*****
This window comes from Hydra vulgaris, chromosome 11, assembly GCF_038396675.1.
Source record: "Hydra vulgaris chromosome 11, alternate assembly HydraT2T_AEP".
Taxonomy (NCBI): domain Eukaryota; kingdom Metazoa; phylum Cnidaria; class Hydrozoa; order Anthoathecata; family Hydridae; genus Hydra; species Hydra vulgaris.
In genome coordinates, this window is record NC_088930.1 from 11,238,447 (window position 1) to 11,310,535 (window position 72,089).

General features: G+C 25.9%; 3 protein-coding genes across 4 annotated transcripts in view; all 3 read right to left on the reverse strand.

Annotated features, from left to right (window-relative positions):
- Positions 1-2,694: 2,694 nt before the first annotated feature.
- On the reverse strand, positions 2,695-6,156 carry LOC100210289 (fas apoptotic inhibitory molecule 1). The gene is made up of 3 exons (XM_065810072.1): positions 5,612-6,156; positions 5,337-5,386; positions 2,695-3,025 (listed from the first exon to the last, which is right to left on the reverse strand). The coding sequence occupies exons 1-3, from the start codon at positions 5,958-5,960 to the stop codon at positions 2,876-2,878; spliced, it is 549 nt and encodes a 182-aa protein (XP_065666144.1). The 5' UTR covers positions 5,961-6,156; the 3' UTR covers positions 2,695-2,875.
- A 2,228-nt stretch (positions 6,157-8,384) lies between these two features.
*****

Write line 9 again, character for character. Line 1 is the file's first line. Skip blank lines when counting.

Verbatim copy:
- A 2,228-nt stretch (positions 6,157-8,384) lies between these two features.